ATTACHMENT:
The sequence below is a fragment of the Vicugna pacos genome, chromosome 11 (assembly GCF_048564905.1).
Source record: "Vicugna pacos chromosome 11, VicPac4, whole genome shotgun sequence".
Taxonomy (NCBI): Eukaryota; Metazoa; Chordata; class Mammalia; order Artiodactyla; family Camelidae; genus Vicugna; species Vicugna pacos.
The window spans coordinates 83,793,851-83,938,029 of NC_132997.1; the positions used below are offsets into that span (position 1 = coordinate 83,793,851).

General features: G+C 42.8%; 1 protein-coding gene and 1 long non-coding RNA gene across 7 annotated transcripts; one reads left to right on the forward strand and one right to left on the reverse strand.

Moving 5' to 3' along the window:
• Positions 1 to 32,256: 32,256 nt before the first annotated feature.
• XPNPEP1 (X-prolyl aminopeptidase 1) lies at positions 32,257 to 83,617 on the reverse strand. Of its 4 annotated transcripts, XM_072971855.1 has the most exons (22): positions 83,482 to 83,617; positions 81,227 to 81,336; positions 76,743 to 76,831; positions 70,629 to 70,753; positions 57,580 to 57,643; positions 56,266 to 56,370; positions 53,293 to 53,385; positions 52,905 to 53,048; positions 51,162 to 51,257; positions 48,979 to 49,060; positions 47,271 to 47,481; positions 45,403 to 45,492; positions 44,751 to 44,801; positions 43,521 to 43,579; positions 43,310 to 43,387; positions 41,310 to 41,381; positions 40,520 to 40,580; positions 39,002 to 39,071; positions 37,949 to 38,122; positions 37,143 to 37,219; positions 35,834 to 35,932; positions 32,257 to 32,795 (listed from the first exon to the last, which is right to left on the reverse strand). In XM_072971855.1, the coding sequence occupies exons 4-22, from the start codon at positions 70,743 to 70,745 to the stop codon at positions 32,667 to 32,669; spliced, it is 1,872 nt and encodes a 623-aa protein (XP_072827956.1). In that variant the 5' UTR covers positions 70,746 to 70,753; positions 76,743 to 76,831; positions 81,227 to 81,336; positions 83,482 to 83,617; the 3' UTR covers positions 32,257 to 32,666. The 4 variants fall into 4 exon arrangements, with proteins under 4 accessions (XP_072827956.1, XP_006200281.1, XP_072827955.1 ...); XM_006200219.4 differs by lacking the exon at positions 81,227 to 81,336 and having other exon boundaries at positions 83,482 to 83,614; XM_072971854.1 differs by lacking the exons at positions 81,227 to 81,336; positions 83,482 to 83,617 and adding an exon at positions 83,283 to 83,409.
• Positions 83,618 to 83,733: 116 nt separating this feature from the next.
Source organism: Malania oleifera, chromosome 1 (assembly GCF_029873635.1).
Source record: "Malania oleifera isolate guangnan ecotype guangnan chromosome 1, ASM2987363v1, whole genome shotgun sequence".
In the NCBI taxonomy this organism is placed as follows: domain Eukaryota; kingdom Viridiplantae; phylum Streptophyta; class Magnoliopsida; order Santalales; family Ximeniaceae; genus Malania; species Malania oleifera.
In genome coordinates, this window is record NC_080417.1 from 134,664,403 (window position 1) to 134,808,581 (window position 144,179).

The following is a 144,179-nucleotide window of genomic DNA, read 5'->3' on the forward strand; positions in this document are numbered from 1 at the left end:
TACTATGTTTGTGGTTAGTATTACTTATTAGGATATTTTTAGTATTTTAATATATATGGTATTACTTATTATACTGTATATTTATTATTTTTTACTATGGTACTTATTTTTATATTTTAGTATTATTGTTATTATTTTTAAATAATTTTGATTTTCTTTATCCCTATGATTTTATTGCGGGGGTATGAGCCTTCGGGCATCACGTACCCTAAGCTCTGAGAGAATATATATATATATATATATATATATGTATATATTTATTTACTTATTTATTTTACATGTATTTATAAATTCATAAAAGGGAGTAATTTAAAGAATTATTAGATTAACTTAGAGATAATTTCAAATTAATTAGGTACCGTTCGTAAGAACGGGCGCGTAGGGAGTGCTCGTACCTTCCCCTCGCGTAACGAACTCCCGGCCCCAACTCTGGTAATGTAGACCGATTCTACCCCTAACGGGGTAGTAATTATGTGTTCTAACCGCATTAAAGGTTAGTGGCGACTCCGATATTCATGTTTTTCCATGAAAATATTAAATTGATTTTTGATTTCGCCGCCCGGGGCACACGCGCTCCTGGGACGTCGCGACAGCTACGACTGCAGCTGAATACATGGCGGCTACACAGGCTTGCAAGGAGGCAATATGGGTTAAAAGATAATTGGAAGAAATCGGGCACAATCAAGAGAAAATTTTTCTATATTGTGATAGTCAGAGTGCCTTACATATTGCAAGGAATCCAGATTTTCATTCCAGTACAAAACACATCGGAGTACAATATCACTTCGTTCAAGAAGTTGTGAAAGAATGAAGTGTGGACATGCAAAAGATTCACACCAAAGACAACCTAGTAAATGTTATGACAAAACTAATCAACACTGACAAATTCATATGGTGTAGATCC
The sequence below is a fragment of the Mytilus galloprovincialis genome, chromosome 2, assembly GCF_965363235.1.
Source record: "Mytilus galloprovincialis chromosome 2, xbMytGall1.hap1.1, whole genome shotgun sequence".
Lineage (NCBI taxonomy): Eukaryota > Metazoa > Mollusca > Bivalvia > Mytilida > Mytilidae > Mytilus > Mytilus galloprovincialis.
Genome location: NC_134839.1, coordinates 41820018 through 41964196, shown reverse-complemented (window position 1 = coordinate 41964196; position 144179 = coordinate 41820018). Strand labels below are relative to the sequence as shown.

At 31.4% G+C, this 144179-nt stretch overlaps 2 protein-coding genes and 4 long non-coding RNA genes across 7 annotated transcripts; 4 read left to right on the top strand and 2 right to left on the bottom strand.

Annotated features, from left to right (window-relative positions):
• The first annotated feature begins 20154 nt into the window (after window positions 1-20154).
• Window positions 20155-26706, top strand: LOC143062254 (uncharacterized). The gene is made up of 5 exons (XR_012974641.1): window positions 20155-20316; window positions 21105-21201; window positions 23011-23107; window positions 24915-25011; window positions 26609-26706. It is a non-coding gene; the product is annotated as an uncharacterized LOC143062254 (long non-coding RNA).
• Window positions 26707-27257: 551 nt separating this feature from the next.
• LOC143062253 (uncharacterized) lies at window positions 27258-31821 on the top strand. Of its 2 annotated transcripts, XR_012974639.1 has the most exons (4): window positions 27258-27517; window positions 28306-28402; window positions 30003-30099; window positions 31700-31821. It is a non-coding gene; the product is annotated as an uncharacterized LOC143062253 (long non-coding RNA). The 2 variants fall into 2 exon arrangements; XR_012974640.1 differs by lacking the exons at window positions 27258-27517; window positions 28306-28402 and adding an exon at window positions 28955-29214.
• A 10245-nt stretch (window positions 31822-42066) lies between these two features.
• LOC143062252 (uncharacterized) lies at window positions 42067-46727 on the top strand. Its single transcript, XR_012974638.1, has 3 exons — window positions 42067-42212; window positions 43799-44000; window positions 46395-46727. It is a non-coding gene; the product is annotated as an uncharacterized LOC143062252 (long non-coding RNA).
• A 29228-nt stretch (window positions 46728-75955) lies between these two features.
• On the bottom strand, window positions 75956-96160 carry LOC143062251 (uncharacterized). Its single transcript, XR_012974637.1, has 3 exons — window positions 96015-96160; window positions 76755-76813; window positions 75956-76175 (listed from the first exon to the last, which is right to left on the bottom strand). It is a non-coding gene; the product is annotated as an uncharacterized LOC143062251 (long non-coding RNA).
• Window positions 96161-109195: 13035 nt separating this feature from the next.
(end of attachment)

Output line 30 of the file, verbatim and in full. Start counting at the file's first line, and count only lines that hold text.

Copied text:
• Window positions 96161-109195: 13035 nt separating this feature from the next.